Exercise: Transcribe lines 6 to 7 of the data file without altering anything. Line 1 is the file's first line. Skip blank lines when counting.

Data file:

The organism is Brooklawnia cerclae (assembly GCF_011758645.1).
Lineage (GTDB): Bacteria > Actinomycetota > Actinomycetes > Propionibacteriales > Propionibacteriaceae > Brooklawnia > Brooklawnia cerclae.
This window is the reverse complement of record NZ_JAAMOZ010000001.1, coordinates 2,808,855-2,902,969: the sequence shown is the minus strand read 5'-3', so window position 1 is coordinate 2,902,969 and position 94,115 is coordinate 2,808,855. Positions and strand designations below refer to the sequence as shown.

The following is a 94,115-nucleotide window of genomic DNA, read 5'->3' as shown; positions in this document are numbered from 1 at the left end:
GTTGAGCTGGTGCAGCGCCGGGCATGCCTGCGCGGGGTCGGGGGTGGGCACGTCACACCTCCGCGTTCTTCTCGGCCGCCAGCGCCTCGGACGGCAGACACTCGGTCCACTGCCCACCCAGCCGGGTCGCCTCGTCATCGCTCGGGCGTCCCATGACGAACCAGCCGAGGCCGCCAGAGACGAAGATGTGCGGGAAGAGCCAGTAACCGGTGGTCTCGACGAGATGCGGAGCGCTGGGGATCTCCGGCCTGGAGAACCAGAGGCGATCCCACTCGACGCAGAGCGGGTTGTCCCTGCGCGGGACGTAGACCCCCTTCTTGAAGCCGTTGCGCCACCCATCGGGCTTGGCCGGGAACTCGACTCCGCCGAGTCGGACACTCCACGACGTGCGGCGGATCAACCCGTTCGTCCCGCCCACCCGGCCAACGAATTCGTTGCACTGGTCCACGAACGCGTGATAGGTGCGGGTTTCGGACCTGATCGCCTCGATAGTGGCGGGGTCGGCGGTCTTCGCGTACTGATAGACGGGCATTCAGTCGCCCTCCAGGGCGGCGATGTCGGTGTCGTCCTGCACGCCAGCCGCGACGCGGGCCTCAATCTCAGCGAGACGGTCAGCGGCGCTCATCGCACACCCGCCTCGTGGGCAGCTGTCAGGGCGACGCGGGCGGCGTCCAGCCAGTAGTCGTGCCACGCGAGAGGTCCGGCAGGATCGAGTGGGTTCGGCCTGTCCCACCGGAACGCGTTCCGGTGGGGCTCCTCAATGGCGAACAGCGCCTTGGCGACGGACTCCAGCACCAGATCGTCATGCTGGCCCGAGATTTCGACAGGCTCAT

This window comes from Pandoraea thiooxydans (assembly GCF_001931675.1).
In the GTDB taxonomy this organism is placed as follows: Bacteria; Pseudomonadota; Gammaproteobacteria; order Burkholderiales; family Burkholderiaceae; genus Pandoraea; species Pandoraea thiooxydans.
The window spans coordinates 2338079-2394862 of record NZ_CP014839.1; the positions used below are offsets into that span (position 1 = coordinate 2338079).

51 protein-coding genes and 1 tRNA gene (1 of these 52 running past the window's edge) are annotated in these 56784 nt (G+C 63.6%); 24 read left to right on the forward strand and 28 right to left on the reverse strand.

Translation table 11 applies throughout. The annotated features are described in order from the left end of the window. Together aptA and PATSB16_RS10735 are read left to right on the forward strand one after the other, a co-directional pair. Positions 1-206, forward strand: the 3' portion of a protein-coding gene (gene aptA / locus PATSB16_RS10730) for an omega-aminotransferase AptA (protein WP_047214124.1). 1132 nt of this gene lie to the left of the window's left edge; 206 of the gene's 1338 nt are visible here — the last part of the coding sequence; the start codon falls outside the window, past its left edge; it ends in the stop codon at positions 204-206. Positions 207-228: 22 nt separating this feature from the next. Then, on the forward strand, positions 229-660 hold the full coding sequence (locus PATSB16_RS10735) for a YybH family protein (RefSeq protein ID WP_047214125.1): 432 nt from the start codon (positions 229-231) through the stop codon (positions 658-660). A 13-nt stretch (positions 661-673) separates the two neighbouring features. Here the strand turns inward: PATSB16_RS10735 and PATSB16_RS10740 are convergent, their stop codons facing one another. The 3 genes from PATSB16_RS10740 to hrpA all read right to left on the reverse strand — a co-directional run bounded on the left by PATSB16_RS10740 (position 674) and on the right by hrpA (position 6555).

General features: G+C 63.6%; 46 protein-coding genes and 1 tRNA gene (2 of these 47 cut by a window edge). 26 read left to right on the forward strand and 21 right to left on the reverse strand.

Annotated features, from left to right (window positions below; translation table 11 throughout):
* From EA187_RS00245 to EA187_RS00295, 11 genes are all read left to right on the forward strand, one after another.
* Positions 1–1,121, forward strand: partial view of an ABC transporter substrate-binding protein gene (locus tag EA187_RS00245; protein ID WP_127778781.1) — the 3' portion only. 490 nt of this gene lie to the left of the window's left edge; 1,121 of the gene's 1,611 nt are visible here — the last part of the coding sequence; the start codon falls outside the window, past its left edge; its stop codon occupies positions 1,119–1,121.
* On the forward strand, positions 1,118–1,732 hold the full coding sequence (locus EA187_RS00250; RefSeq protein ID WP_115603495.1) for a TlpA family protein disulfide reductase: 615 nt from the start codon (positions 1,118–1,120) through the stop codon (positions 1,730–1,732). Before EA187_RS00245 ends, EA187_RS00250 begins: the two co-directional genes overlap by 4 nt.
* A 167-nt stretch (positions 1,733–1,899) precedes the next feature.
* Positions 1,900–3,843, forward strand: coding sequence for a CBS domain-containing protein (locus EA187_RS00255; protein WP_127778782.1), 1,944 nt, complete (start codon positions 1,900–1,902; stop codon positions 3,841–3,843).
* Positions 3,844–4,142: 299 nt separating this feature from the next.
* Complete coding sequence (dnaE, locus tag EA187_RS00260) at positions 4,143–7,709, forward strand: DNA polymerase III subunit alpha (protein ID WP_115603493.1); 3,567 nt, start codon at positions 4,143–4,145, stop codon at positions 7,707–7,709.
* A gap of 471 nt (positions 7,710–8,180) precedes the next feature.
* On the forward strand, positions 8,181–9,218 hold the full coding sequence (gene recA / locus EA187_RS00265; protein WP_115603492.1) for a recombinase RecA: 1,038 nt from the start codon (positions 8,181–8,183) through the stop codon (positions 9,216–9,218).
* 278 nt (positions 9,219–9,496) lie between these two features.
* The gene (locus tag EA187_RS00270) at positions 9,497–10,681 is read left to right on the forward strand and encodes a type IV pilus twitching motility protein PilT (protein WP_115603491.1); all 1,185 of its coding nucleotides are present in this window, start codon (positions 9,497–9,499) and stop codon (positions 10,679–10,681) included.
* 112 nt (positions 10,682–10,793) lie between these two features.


This window comes from Pandoraea thiooxydans (assembly GCF_001931675.1).
In the GTDB taxonomy this organism is placed as follows: Bacteria; Pseudomonadota; Gammaproteobacteria; order Burkholderiales; family Burkholderiaceae; genus Pandoraea; species Pandoraea thiooxydans.